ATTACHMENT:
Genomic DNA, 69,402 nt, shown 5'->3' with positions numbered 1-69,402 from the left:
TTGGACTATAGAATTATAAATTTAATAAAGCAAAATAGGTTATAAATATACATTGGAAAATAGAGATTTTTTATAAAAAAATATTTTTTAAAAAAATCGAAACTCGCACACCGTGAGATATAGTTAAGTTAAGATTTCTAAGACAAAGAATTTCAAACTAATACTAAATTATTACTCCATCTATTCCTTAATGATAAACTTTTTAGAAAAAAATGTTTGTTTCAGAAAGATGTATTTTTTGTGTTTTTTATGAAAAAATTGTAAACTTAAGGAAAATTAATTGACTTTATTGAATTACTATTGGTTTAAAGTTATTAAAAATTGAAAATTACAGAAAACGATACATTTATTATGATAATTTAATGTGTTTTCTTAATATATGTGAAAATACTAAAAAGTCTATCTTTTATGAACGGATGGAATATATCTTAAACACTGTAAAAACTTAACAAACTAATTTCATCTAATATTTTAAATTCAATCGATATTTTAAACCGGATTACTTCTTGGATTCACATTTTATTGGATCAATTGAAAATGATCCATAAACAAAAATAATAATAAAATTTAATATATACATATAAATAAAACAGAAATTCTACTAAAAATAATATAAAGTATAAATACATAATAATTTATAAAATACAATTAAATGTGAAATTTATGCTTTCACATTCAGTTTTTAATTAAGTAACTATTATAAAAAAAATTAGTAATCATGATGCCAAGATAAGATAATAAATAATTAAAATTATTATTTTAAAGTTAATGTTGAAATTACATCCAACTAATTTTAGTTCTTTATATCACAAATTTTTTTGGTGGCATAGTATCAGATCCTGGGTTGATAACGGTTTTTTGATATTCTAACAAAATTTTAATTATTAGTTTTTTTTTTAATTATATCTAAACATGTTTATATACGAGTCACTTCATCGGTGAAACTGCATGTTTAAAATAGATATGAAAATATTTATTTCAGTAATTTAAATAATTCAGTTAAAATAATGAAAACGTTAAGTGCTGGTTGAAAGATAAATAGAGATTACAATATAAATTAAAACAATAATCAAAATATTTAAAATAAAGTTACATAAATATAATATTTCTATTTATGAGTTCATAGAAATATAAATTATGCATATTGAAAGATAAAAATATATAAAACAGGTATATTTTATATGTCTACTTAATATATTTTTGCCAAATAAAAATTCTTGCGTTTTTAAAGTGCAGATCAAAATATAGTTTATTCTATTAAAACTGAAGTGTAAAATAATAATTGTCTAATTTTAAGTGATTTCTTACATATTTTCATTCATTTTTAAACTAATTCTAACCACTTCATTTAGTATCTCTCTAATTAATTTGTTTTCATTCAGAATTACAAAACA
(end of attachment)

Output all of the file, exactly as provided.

Genomic DNA, 69,402 nt, shown 5'->3' with positions numbered 1-69,402 from the left:
TTGGACTATAGAATTATAAATTTAATAAAGCAAAATAGGTTATAAATATACATTGGAAAATAGAGATTTTTTATAAAAAAATATTTTTTAAAAAAATCGAAACTCGCACACCGTGAGATATAGTTAAGTTAAGATTTCTAAGACAAAGAATTTCAAACTAATACTAAATTATTACTCCATCTATTCCTTAATGATAAACTTTTTAGAAAAAAATGTTTGTTTCAGAAAGATGTATTTTTTGTGTTTTTTATGAAAAAATTGTAAACTTAAGGAAAATTAATTGACTTTATTGAATTACTATTGGTTTAAAGTTATTAAAAATTGAAAATTACAGAAAACGATACATTTATTATGATAATTTAATGTGTTTTCTTAATATATGTGAAAATACTAAAAAGTCTATCTTTTATGAACGGATGGAATATATCTTAAACACTGTAAAAACTTAACAAACTAATTTCATCTAATATTTTAAATTCAATCGATATTTTAAACCGGATTACTTCTTGGATTCACATTTTATTGGATCAATTGAAAATGATCCATAAACAAAAATAATAATAAAATTTAATATATACATATAAATAAAACAGAAATTCTACTAAAAATAATATAAAGTATAAATACATAATAATTTATAAAATACAATTAAATGTGAAATTTATGCTTTCACATTCAGTTTTTAATTAAGTAACTATTATAAAAAAAATTAGTAATCATGATGCCAAGATAAGATAATAAATAATTAAAATTATTATTTTAAAGTTAATGTTGAAATTACATCCAACTAATTTTAGTTCTTTATATCACAAATTTTTTTGGTGGCATAGTATCAGATCCTGGGTTGATAACGGTTTTTTGATATTCTAACAAAATTTTAATTATTAGTTTTTTTTTTAATTATATCTAAACATGTTTATATACGAGTCACTTCATCGGTGAAACTGCATGTTTAAAATAGATATGAAAATATTTATTTCAGTAATTTAAATAATTCAGTTAAAATAATGAAAACGTTAAGTGCTGGTTGAAAGATAAATAGAGATTACAATATAAATTAAAACAATAATCAAAATATTTAAAATAAAGTTACATAAATATAATATTTCTATTTATGAGTTCATAGAAATATAAATTATGCATATTGAAAGATAAAAATATATAAAACAGGTATATTTTATATGTCTACTTAATATATTTTTGCCAAATAAAAATTCTTGCGTTTTTAAAGTGCAGATCAAAATATAGTTTATTCTATTAAAACTGAAGTGTAAAATAATAATTGTCTAATTTTAAGTGATTTCTTACATATTTTCATTCATTTTTAAACTAATTCTAACCACTTCATTTAGTATCTCTCTAATTAATTTGTTTTCATTCAGAATTACAAAACA